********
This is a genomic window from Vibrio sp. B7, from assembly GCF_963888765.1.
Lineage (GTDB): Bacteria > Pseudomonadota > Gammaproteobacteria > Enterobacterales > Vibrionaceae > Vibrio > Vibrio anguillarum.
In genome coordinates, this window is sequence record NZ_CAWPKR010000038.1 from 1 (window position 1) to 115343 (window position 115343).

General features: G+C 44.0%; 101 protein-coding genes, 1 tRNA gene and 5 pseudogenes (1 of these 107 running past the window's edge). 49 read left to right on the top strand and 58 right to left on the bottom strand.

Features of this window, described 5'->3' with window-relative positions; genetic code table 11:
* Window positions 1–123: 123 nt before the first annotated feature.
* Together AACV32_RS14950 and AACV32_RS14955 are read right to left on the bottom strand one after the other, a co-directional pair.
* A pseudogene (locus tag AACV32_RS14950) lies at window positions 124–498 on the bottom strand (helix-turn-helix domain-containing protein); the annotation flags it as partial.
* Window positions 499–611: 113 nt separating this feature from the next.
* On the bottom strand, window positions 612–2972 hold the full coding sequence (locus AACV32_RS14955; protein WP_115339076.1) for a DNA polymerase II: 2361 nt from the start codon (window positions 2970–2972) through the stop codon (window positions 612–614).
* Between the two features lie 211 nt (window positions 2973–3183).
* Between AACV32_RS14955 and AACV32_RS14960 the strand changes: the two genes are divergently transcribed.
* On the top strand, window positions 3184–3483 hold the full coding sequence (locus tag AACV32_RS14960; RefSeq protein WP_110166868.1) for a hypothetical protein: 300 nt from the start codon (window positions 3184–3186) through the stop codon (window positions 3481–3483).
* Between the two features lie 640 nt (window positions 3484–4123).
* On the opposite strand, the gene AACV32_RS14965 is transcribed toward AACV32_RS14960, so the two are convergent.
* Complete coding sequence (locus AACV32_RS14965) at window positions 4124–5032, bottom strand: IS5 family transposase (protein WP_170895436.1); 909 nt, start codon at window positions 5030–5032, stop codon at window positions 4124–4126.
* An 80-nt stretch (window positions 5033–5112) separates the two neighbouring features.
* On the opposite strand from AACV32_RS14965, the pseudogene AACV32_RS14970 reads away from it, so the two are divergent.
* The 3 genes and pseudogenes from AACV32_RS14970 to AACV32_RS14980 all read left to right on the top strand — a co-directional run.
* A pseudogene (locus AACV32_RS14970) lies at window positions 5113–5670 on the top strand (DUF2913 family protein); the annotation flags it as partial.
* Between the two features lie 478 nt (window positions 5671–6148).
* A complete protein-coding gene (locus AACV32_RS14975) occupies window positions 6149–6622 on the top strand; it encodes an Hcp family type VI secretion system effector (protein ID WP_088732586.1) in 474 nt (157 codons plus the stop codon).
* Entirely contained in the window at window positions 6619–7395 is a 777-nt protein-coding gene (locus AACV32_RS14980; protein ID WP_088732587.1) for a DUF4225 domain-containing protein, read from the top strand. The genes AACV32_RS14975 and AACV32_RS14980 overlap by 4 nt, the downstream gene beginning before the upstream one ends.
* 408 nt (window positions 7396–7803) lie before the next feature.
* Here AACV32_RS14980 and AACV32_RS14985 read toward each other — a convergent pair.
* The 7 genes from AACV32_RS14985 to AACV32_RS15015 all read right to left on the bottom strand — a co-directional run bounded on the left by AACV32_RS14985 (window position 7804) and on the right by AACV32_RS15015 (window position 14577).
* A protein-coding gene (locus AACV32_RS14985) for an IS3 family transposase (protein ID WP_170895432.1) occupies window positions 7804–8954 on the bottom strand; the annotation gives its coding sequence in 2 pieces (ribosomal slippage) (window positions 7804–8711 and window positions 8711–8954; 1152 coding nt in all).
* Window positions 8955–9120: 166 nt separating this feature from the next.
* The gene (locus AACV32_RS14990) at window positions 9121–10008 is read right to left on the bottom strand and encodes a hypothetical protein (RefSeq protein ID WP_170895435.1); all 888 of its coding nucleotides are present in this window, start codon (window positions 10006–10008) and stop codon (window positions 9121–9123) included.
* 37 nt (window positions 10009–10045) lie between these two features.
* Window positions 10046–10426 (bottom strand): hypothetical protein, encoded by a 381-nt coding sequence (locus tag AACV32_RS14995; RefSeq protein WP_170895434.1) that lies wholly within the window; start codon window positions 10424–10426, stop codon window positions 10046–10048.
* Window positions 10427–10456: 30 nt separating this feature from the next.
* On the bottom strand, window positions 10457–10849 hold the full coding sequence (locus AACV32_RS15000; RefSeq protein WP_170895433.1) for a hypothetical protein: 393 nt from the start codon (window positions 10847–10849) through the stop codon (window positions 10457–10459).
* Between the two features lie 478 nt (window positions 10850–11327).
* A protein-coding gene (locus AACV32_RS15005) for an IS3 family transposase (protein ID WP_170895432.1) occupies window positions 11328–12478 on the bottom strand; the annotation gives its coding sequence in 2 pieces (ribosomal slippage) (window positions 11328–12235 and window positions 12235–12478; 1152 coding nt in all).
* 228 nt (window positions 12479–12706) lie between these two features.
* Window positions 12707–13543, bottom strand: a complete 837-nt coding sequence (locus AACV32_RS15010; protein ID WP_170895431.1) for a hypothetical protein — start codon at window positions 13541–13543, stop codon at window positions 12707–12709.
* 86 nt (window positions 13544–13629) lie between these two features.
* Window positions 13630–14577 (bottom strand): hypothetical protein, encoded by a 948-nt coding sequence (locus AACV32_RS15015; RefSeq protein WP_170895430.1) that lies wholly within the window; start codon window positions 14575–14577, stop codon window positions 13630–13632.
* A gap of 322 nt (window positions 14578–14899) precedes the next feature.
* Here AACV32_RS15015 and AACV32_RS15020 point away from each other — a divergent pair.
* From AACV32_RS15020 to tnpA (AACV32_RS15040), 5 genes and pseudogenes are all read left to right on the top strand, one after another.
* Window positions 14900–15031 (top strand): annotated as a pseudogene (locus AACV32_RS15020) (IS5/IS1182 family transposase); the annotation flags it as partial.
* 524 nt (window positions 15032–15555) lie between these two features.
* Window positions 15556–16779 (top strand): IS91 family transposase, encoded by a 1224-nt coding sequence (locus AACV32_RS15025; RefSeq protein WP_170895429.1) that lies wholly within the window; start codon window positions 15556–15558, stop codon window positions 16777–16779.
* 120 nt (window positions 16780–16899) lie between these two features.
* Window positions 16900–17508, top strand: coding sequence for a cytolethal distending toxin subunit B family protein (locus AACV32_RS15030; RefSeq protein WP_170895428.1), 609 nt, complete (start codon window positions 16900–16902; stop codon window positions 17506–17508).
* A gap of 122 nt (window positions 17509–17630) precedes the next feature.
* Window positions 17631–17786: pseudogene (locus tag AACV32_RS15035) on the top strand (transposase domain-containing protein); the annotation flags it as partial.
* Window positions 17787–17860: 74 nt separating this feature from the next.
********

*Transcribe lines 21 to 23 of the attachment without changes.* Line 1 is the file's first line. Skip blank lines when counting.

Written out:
* Between the two features lie 478 nt (window positions 5671–6148).
* A complete protein-coding gene (locus AACV32_RS14975) occupies window positions 6149–6622 on the top strand; it encodes an Hcp family type VI secretion system effector (protein ID WP_088732586.1) in 474 nt (157 codons plus the stop codon).
* Entirely contained in the window at window positions 6619–7395 is a 777-nt protein-coding gene (locus AACV32_RS14980; protein ID WP_088732587.1) for a DUF4225 domain-containing protein, read from the top strand. The genes AACV32_RS14975 and AACV32_RS14980 overlap by 4 nt, the downstream gene beginning before the upstream one ends.